Rare images of United icon Duncan Edwards

Tuesday 21 February 2023 11:07

A new biography about Manchester United legend Duncan Edwards was released last Thursday and fans are devouring every word.

Written by author Wayne Barton, the book attempts to interpret Duncan’s life and career, and it has been fully authorised by the family of the lost genius. 

Edwards will always be a colossal figure in United history and, since his tragic passing in 1958, tales of the late great Busby Babe have become legendary.

Dudley’s favourite son was 21 when he died from injuries sustained in the Munich Air Disaster, yet his legacy lives on and he is still described by many as the greatest player there ever was.

Within the pages of 'Eternal' are incredible new insights about Edwards, as well as a selection of rarely seen images that were supplied by his family and also sourced from the Reach publishing archive.

We are delighted to share some of them with you today, on the anniversary of Duncan's passing. There are more to be found in the book itself, which is available now...


Ahead of its anticipated release, Barton spoke to us about the biography's inception and how he got involved. “I’d been in contact with the family going back to 2018,” said Wayne. “After I did the Jimmy Murphy book, I was invited down to St Francis’ [Church, in Dudley]. They were having a memorial service down there for Duncan and the other Babes. That’s how I connected with some of them – Keith [Edwards, first cousin], Lawrence [Brownhill, second cousin]. There were other family members too, but they are the ones who are most prominent in the media. 

“Over the following years, they’d make it known in conversations that there was a wish in Duncan’s family [to do a book]. There’s obviously been books on him before, and rightly he’s had this legendary, mythical status. But they just wanted some sort of record on him that portrayed him as a normal, every-day lad, and the person they knew. That was how those conversations started. I went down to Dudley a few times and I was talking to different people, and everyone that’s been to Dudley will know the regard that he’s held in. It seems like there’s something about him on every street corner. There’s a lot of pride down there. The penny started to drop in terms of how they wanted to portray him in a different way. Yeah, he’s this mythical son and they are so proud of him; they want the local kids to know that it’s aspirational; that a local ordinary lad did this.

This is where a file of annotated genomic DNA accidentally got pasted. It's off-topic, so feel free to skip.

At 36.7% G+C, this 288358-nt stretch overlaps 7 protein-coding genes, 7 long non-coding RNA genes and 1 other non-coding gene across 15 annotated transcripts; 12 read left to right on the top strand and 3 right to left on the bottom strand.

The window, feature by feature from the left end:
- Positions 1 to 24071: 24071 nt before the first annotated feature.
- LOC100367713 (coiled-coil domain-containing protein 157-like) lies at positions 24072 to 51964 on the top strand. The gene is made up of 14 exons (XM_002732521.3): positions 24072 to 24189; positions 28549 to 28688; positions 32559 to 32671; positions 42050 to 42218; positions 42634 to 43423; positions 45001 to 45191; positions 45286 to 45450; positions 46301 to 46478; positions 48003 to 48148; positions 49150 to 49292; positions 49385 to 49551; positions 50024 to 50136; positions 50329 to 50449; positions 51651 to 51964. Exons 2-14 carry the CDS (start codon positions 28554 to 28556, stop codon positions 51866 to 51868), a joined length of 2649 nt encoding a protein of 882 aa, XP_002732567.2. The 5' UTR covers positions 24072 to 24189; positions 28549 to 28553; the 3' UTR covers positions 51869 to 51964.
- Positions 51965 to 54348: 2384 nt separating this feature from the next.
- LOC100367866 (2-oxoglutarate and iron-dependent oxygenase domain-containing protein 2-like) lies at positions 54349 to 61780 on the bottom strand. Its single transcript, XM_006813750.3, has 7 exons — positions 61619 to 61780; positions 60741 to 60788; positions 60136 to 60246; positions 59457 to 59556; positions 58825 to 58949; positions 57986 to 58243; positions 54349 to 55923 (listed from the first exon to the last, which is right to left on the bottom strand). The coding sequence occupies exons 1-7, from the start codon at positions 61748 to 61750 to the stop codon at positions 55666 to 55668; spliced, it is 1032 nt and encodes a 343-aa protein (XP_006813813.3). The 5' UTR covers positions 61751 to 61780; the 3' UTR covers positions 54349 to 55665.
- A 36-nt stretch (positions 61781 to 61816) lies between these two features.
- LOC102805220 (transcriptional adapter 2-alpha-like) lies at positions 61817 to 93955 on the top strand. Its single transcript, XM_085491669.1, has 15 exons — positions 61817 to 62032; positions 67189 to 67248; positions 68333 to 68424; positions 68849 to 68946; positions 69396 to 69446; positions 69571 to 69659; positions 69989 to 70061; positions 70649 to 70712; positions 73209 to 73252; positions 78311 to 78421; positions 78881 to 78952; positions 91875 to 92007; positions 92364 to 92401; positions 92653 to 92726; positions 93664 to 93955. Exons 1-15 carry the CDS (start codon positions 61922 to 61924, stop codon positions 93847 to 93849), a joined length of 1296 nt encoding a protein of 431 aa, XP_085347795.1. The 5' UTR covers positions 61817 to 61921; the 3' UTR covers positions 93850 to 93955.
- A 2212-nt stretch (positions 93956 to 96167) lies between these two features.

“But once I knew the angle they wanted to go at, and that it was something different to the way that the story has been told before, I was excited. But also a little bit apprehensive, because it’s Duncan!”

Writing about Edwards and indeed Munich is a serious task, but Barton is confident fans will enjoy the book and learn more about Duncan's life. “It was terrifying! In the same way as doing the book on George [Best],” Wayne told us. “I felt so confident at the end of writing that, and I did a book on Jimmy Murphy before. People might disagree, but if you were to name five precious people in United history, Duncan, Jimmy and George are probably in that five. They might even be the top three you’d speak of, in terms of how precious the stories are and how careful you’ve got to be in telling that story. You want to do it because you want to challenge yourself, but also it’s so precious. 

“I thought: I’m going to tell that story by doing it in a contemporaneous way. Yes, I’ll use some interviews from after Duncan passed, but I used a lot of interviews from the time and press reports from at the time. I’ve tried to tell Duncan as he was and try and remove the hyperbole of the post-Munich stuff, so you get an idea of how he actually was. As I was going along, you look at the match reports and you see that there are some teething problems in his game. You can identify them. As you’re telling that story you think: am I actually criticising him here?! But the more I went along I thought: no, actually, this is realistic. Finding the faults and identifying them and talking about them… firstly it humanises him and, secondly, it finds a clearer way to articulating how good he could have been. Once you start addressing how he could improve, you get a clear idea of how he could have improved. After that, I felt on a much more confident footing.”


For Barton, it was vital that Duncan’s family were happy with the book and the messages that it conveys about their iconic relative. “The idea of having something out there that tells the story of Duncan how it was, to a lot a people it might be sacrilege… that you’re scratching away the myth and the legend, but I feel it’s important to do that for some of these people,” said Wayne.

“In analysing his game and what it actually was, you get a fairer picture and it really enhances his legacy. It normalises him. Don’t get me wrong, he was like a comic-book hero at times. That stuff is in there. All the stories – like the one Wilf McGuinness tells about Jimmy saying ‘Just give the ball to Duncan’ – they are true. They are not embellished. The super-human element to it still exists, but you’re putting it the frame of a normal man. That’s what I hope comes across.”

Get your copy of Eternal.